animals that use metabolically generated heat to regulate body temperature independently of ambient temperature. Endothermy is a synapomorphy of the Mammalia, although it may have arisen in a (now extinct) synapsid ancestor; the fossil record does not distinguish these possibilities. Convergent in birds.


an animal that mainly eats leaves.


forest biomes are dominated by trees, otherwise forest biomes can vary widely in amount of precipitation and seasonality.


an animal that mainly eats fruit


An animal that eats mainly plants or parts of plants.


having the capacity to move from one place to another.

native range

the area in which the animal is naturally found, the region in which it is endemic.


found in the oriental region of the world. In other words, India and southeast Asia.

World Map


rainforests, both temperate and tropical, are dominated by trees often forming a closed canopy with little light reaching the ground. Epiphytes and climbing plants are also abundant. Precipitation is typically not limiting, but may be somewhat seasonal.


Referring to something living or located adjacent to a waterbody (usually, but not always, a river or stream).


remains in the same area


reproduction that includes combining the genetic contribution of two individuals, a male and a female

sexual ornamentation

one of the sexes (usually males) has special physical structures used in courting the other sex or fighting the same sex. For example: antlers, elongated tails, special spurs.


associates with others of its species; forms social groups.


uses touch to communicate


that region of the Earth between 23.5 degrees North and 60 degrees North (between the Tropic of Cancer and the Arctic Circle) and between 23.5 degrees South and 60 degrees South (between the Tropic of Capricorn and the Antarctic Circle).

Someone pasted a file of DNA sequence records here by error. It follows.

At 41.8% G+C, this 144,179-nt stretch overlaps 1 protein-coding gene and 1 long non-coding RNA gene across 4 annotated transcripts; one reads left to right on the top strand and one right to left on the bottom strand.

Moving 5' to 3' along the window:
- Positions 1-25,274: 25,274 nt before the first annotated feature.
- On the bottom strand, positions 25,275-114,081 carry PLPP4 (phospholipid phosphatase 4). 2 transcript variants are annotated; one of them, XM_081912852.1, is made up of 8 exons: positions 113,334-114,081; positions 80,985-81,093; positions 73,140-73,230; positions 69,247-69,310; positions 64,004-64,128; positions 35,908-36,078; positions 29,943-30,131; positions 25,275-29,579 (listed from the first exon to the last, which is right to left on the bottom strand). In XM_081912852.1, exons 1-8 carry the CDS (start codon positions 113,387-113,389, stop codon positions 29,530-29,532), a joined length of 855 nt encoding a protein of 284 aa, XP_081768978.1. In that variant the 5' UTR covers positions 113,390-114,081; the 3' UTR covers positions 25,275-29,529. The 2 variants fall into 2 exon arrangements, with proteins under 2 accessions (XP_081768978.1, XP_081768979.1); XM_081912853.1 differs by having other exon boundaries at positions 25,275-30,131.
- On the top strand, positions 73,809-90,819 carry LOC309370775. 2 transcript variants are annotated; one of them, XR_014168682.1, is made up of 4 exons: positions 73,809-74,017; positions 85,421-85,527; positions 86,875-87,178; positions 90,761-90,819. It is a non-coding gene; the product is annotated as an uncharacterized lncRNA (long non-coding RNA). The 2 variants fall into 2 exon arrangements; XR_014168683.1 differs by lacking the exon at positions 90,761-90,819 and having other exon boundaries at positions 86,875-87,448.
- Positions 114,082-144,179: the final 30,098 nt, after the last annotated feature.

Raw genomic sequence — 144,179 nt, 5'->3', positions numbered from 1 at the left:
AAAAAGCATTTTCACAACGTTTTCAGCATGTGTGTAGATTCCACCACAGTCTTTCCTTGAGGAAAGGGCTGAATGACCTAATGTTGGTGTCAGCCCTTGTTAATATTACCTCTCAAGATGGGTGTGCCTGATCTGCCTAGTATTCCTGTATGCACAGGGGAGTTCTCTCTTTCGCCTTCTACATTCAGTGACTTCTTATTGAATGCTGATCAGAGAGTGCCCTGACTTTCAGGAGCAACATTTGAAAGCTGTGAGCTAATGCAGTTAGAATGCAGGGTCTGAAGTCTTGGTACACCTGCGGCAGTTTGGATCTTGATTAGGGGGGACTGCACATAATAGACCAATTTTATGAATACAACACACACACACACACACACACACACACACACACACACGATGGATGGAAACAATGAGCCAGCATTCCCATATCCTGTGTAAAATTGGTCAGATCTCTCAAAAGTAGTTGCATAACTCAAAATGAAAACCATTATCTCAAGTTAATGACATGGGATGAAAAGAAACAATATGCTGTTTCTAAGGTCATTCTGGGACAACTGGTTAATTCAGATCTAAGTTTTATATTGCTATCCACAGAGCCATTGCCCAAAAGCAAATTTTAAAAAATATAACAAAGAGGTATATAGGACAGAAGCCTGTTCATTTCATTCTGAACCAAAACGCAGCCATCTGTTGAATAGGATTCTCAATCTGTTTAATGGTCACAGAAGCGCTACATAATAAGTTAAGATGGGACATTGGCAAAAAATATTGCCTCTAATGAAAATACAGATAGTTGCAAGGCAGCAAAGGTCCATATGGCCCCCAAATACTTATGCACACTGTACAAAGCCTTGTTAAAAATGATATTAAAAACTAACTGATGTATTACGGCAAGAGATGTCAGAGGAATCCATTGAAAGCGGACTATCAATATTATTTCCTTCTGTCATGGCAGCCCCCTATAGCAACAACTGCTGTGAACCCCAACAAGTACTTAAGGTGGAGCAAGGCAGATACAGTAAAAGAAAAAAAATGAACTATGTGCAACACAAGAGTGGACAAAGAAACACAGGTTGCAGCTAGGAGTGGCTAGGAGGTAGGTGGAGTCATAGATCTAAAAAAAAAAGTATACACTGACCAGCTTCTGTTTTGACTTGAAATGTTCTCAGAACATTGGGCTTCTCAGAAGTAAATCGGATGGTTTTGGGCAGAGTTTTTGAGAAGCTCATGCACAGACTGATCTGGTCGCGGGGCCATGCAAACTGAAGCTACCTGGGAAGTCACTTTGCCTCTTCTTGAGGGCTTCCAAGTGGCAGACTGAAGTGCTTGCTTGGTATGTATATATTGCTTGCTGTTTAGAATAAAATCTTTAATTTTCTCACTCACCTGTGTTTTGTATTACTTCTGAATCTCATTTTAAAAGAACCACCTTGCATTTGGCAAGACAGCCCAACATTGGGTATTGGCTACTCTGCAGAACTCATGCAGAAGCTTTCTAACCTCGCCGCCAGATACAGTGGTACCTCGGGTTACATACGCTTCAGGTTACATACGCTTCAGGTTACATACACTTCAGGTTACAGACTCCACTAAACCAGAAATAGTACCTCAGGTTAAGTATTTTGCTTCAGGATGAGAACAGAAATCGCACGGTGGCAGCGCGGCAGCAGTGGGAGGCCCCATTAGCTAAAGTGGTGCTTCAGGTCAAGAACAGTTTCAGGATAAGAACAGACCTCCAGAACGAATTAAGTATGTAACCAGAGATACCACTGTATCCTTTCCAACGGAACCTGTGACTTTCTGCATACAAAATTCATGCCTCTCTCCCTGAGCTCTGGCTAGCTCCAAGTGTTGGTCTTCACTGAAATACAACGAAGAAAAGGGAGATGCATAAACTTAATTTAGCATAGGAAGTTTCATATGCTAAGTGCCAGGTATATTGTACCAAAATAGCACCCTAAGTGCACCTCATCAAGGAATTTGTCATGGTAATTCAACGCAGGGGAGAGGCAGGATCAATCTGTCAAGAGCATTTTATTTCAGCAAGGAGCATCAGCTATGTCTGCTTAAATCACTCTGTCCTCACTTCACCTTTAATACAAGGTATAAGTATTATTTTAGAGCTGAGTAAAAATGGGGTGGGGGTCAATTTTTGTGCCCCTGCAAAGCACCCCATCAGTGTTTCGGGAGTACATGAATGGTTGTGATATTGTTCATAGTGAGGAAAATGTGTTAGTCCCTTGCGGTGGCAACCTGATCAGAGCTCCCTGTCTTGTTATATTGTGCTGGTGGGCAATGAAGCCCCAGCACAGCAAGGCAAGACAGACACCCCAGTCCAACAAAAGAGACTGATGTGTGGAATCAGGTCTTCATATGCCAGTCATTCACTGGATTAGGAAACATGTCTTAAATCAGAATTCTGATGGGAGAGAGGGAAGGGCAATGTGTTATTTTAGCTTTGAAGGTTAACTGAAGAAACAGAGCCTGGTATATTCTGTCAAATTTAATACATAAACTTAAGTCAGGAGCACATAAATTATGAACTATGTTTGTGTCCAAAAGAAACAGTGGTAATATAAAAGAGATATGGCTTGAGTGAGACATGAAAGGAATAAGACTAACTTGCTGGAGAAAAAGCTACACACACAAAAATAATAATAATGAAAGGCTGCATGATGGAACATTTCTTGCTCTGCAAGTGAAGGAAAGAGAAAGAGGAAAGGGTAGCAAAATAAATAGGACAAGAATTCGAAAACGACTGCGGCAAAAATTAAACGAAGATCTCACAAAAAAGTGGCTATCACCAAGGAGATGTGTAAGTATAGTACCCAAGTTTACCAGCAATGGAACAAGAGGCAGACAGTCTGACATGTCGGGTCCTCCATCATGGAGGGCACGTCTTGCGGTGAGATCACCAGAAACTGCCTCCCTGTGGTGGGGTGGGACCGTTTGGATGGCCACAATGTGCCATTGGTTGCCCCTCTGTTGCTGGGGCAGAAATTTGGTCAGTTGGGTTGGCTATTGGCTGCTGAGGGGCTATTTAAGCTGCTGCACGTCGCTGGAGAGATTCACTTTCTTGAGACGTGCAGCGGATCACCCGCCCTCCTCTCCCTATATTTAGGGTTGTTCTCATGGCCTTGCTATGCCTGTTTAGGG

Living on the ground.


the region of the earth that surrounds the equator, from 23.5 degrees north to 23.5 degrees south.

tropical savanna and grassland

A terrestrial biome. Savannas are grasslands with scattered individual trees that do not form a closed canopy. Extensive savannas are found in parts of subtropical and tropical Africa and South America, and in Australia.


A grassland with scattered trees or scattered clumps of trees, a type of community intermediate between grassland and forest. See also Tropical savanna and grassland biome.

temperate grassland

A terrestrial biome found in temperate latitudes (>23.5° N or S latitude). Vegetation is made up mostly of grasses, the height and species diversity of which depend largely on the amount of moisture available. Fire and grazing are important in the long-term maintenance of grasslands.


uses sight to communicate


reproduction in which fertilization and development take place within the female body and the developing embryo derives nourishment from the female.

year-round breeding

breeding takes place throughout the year

young precocial

young are relatively well-developed when born


Academic Press Inc. 1967. A Handbook of Living Primates. London: Academic Press Inc..

K K Gurung. 1996. Field Guide to the Mammals of the Subcontinent. London: Academic Press Inc..

Britsh Museum (Natural History). 1992. The Mammals of the Indomalayan Region. New York: Oxford University Press.

Time Inc. 1965. The Primates. New York: Time Inc..

2004. "CITES-listed species database" (On-line). Convention of International Trade in Endangered Species of Wild Fauna and Flora. Accessed February 09, 2004 at

2004. "Nature Wildfacts - Golden langur, golden leaf monkey" (On-line). BBC - Nature Wildfacts. Accessed February 09, 2004 at

Aranyak. 2002. "Non-Human Primates in Northeast India" (On-line). Aaranyak. Accessed October 13, 2004 at

International Union for Conservation of Nature and Natural Resources. 2003. "The IUCN Red List of Threatened Species" (On-line). Accessed February 09, 2004 at 2001. "The Monkey With the Golden Touch" (On-line). India Profile. Accessed February 04, 2004 at

2003. "Wildlife Database" (On-line). Janmanch. Accessed February 09, 2004 at

Gupta, A., D. Chivers. 2000. Feeding ecology and conservation of the golden langur. Journal of the Bombay Natural History Society, 97(3). December: 349-362.

Srivastava, A., J. Biswas, P. Bujarbarua. 2001. Status and distribution of golden langurs (Trachypithecus geei) in Assam, India. American Journal of Primatology, 55(1). September: 15-23.

Wangchuk, T., D. Inouye, M. Hare. 2003. A new subspecies of golden langur (Trachypithecus geei) from Bhutan. Folia Primatologica, 74(2). March-April: 104-108.